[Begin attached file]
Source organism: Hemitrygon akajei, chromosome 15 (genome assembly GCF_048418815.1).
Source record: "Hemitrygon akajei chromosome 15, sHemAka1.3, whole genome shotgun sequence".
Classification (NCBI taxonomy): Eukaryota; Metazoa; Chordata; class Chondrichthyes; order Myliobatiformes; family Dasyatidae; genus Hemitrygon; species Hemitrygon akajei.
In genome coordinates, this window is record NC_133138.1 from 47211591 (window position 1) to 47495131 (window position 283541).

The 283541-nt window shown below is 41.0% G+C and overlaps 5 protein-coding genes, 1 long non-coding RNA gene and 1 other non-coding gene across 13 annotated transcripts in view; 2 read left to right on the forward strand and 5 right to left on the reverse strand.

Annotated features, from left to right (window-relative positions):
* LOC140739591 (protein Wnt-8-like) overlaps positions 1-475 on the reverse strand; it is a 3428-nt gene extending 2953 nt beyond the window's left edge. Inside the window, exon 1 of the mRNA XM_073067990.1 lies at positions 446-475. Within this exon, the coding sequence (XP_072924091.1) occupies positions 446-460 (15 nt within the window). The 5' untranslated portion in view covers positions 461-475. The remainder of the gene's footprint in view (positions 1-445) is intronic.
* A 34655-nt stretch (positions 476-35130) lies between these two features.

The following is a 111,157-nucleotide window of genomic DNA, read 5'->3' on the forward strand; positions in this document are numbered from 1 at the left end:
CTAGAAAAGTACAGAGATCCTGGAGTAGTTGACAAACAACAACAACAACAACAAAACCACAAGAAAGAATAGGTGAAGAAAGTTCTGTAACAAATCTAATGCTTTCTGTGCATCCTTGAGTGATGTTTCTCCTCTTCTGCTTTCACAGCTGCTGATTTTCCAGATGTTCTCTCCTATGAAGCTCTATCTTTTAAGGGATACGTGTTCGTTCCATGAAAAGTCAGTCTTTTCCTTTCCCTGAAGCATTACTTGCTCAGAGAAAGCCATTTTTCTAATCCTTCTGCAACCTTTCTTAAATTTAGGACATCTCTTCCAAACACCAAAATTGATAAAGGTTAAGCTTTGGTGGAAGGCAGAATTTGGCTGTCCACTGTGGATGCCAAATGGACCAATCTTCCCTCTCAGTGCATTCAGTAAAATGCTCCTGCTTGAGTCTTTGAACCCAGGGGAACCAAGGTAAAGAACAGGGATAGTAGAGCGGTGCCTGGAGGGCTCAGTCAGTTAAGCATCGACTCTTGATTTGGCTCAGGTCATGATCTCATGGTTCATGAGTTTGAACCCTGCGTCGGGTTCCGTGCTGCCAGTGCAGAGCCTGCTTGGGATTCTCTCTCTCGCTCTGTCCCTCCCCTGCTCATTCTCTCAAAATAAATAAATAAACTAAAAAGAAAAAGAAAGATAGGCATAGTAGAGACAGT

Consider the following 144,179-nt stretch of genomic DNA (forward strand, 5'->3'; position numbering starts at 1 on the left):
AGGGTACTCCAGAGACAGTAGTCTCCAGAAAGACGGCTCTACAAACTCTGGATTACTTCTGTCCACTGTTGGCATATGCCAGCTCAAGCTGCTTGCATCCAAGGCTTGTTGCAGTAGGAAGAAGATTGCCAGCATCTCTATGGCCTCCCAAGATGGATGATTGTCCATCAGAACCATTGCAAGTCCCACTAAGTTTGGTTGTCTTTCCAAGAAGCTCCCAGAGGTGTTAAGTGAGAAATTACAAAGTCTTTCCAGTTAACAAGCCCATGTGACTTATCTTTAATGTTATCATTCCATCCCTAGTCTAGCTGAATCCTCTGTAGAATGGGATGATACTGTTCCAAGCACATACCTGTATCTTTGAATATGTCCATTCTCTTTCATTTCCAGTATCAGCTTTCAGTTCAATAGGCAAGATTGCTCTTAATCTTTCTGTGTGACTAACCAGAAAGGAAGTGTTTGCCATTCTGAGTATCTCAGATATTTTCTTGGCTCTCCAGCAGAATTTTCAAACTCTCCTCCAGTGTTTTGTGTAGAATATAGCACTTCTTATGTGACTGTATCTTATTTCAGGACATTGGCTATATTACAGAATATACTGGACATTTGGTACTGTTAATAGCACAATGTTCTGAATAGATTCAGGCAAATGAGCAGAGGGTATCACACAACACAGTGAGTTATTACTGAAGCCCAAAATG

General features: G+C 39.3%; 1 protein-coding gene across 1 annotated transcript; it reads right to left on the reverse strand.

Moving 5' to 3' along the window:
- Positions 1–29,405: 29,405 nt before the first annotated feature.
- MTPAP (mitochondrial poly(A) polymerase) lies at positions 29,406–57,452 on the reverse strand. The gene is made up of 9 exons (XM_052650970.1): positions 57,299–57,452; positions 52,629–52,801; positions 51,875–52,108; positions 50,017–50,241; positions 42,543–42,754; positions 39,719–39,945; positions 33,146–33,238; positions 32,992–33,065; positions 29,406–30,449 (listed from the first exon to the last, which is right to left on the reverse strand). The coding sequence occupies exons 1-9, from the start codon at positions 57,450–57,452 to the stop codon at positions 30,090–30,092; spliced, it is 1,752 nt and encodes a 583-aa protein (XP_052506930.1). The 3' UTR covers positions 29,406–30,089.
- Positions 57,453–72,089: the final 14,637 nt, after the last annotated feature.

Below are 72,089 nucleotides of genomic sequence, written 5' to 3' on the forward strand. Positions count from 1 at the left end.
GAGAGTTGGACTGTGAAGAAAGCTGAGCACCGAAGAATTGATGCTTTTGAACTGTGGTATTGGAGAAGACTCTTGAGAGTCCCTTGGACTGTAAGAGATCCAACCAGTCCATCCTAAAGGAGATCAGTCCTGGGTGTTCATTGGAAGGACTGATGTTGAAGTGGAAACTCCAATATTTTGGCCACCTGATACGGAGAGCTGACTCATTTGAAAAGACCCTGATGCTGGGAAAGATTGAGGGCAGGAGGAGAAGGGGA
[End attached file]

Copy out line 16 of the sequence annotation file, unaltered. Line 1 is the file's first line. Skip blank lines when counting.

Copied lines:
- MTPAP (mitochondrial poly(A) polymerase) lies at positions 29,406–57,452 on the reverse strand. The gene is made up of 9 exons (XM_052650970.1): positions 57,299–57,452; positions 52,629–52,801; positions 51,875–52,108; positions 50,017–50,241; positions 42,543–42,754; positions 39,719–39,945; positions 33,146–33,238; positions 32,992–33,065; positions 29,406–30,449 (listed from the first exon to the last, which is right to left on the reverse strand). The coding sequence occupies exons 1-9, from the start codon at positions 57,450–57,452 to the stop codon at positions 30,090–30,092; spliced, it is 1,752 nt and encodes a 583-aa protein (XP_052506930.1). The 3' UTR covers positions 29,406–30,089.